Lost and Found

In every educational setting there are things that get left behind and are then collected in a “Lost and Found” box, bin, shelf, etc. In-Sight is no different in that regard. But in our “Lost and Found” there is not the familiar mitten, water bottle, or sweater. Instead we have photographs, negatives, and contact sheets. A lost image of a cat, or a friend lounging in a hammock, or just an abandoned experiment.

These images that have been left behind give us a view into the eyes of the photographer and what they choose to point the camera at. They also show us the process that goes into making a photograph. We see the negatives, the unedited beginning of the analog photographic process. We see the successes and the failures, the blank images, the difficulty of developing the film, the chemical stains, and the experimentation.

In the end, from what was lost we have now found a new way of looking, through the perspective of an In-Sight student, and an interesting look at the process involved in their visual and technical learning.

Born At Dawn: Jon Notwick

 Installation shot of the Tiny Gallery

Installation shot of the Tiny Gallery

In-Sight Photography Project’s Tiny Gallery hosts a solo exhibit titled Born At Dawn by photographer Jon Notwick.

“A new project that examines the loss of a close friend, the grieving process, and appreciating the people and places that keep me going.”

Jon has been either a volunteer or AmeriCorps VISTA member at In-Sight since 2012. He will be leaving In-Sight this summer to work on his MFA at the University of South Florida.


2017 Juried Exhibition in The Tiny Gallery

 Installation shot in the Tiny Gallery.

Installation shot in the Tiny Gallery.

A few months ago, In-Sight put out an open call to the national photographic community. We received over 100 images from artists all over the country. These images were given to our esteemed juror, Bruce Myren.

Bruce Myren, director of the Photographic Resource Center in Boston, chose twenty photographs to appear in our physical gallery and an additional ten photographs to appear in the online portion of this exhibition. Photographers from around the country are represented in the exhibition including In-Sight alumni and volunteers. This exhibition includes a variety of photographic styles and approaches.

Exhibitions in the Tiny Gallery serve as opportunities for In-Sight students to showcase their work and learn from practicing artists who show in the space.

Included artists:

Frank Armstrong

Kaitlin Botts

Rachael Warriner

Brendan Bullock

Andrés de Varona

Alex Djordjevic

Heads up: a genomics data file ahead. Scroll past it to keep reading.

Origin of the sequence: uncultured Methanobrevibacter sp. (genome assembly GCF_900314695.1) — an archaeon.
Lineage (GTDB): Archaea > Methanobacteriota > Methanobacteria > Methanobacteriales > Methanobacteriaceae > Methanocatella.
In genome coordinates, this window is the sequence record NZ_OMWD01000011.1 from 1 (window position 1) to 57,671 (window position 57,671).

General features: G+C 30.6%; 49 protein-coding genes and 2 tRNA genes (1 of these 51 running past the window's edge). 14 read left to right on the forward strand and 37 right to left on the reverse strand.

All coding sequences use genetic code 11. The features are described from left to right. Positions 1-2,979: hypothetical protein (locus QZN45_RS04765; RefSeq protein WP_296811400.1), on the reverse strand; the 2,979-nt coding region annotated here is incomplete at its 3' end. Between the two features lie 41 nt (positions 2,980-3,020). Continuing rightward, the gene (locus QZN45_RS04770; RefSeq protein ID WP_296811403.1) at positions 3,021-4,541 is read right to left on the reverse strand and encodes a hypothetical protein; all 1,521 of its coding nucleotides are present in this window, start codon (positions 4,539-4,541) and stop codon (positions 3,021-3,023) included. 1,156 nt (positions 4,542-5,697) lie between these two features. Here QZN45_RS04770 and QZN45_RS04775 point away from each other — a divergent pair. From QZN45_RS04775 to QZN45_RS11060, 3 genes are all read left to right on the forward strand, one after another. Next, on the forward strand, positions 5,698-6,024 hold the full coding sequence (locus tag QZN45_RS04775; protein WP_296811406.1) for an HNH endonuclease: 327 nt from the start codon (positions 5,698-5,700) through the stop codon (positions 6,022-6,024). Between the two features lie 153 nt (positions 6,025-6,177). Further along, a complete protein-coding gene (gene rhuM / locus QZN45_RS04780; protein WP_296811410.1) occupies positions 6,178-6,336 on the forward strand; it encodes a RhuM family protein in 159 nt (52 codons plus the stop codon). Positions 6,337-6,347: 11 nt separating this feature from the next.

Kelly Fletcher

Anna Graziosi

Courtney Kennemur

Katie Kohnfelder

Taylor Mathues

Karen Meritt

Sam Ogden

Nathan Pearce

Kiera Reese

Emily Evans Sloan

Lindsay Stevens

Sally Tetzlaff

Samantha Twardy

Judith Walgren

Noelle Van Hendrick

Michael Amato

Marilyn Chiarello

Marek Jagoda

Joshua Littlefield

Jennifer Pryslak

Corey Armpriester

COSMOS: Marcus DeSieno

 Installation shot of the Tiny Gallery

Installation shot of the Tiny Gallery

“Man is equally incapable of seeing the nothingness from which he emerges and the infinity in which he is engulfed.” Pascal

From the infinitesimally small microscopic life to the near-infinite number of galaxies and stars, the incomprehensible size of the spectrum of the universe defies human logic and understanding. The term “cosmos” is defined as “the universe understood as an ordered system.” But how can we make sense of, and create a system of logic for, a field too vast for us to comprehend? This body of work probes the immense scale of the universe as the microscopic and macroscopic coalesce into an art object. Invisible microscopic bacteria are grown onto photographic film of appropriated images from the far reaches of outer space. The bacteria are swabbed from locations both ubiquitous and exotic, as I try to find a variety of microscopic life from the most unlikely places. A layer of chemistry is then applied to the surface of the photographic film to act as a breeding ground for the bacteria. As the bacteria grow and multiply, the interact with the film, altering it, stripping away color layers, and texture. I scan the bacteria-laden film in order to create the final prints and, in the process, kill this microscopic ecosystem. This whole series is a performative act of simultaneous creation and destruction, a notion tied to the very fabric of existence itself. One end of the cosmic spectrum devours the other. The real devours photographic representation. The nature of photography is called into question as the bacteria eats away the image into material abstraction, demolishing the pictorial, and freeing the photo-object from the burden of depiction. The conventional use of the photographic film is subverted and manipulated by the unforeseeable forces of nature as the work ultimately interrogates the material possibilities of photography. - Marcus DeSieno


2017 Staff, Volunteer, and Board Member Exhibition

During the month of March, the Tiny Gallery at In-Sight featured work by the talented staff members, volunteers, and board members who work hard behind-the-scenes to make In-Sight what it is. These people, who are talented artists, are dedicated to the mission at In-Sight. 

Featured artists: 

John Willis, founding director and board member

Nancy Storrow, board member

Jon Potter, board member

Jadian Bryan, work-study

Jon Notwick, Americorps VISTA

Asya Dubrovina, volunteer instructor

Cliff Goldthwaite, volunteer instructor

Robert F. George, volunteer

Katie Kohnfelder, site manager

Zachary P. Stephens, program director


The above video by Asya Dubrovina.